Apart from the one-head two-hand wrathful Vajrapani seen in a previous post, many sculptures of this deity show him in his Mahacakra/Mahachakra form, with 3 heads, 4 to 6 hands, 2 legs treading on 2 victims, holding in two of his hands a very long snake caught in his main mouth, in the manner of a garuda. Often accompanied by his consort (who holds a skull cup and a flaying knife and has a leg wrapped around him), he holds a thunderbolt or vajra in one of his right hands and has a vajra-handled bell (or a raised finger as below) in one of his left hands. He may have a garuda on his head (see last picture).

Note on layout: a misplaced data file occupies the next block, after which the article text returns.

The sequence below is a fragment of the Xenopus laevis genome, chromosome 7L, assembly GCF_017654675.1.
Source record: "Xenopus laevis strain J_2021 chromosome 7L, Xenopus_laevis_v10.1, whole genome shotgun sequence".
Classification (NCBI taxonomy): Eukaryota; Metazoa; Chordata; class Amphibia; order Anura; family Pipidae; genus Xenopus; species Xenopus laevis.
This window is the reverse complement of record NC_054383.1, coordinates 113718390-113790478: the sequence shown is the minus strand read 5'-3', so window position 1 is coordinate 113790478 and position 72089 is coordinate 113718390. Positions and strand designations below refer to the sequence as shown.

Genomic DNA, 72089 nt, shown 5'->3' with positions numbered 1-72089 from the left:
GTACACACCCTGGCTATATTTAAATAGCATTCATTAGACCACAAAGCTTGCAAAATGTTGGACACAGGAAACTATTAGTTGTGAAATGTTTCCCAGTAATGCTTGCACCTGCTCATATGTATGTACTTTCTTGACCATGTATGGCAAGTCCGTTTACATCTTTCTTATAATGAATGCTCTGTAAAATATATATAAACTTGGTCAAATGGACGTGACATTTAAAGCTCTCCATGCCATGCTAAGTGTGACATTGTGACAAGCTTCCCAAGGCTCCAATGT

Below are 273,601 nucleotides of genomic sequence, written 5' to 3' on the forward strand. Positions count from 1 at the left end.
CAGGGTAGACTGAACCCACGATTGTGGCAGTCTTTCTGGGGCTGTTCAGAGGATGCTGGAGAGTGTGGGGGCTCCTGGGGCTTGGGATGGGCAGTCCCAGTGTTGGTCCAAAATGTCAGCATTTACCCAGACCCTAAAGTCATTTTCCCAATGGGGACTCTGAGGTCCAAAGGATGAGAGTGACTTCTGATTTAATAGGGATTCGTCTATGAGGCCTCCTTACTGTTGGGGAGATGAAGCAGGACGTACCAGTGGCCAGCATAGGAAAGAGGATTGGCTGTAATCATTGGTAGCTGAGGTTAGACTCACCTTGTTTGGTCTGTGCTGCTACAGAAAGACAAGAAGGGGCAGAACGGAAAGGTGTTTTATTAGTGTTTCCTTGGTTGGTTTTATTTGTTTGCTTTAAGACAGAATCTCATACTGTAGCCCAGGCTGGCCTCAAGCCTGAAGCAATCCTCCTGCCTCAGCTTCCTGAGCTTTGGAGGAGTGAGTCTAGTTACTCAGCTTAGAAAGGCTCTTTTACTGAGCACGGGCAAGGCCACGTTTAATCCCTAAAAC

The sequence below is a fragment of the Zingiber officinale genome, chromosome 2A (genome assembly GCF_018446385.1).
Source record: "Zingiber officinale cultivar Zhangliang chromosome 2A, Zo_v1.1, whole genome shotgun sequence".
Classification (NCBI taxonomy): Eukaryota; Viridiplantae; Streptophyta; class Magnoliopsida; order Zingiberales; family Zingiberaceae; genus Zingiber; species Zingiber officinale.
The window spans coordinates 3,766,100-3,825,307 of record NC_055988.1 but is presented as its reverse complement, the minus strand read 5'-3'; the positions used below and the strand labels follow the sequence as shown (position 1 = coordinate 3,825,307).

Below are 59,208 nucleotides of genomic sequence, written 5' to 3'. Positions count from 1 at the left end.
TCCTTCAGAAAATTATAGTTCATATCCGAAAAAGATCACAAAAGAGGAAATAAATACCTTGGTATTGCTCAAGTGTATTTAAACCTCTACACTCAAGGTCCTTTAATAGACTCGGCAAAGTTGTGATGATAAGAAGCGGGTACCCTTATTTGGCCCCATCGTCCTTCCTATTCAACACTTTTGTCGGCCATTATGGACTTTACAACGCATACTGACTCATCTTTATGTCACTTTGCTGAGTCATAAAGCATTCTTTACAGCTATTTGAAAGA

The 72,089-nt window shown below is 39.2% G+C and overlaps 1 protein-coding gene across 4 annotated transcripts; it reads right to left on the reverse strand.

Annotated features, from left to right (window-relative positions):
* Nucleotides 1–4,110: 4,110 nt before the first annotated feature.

His hair, gathered into a thick bunch, is sometimes topped with half-vajra, as above, or with a flaming jewel, as below. When he has six hands, two of them are held in front of him, palm out, the right one in a fear-allaying gesture and the left one cupped, as if to hold an object.
16th-17th century, Tibet, Vajrapani, copper alloy with cold gold on the faces and pigment, at the Patan Museum (Nepal).
When he is alone, we can clearly see how he holds the snake between his fangs.
Like any other wrathful Vajrapani, he is adorned with a tiger skin loin cloth, snakes, and jewellery.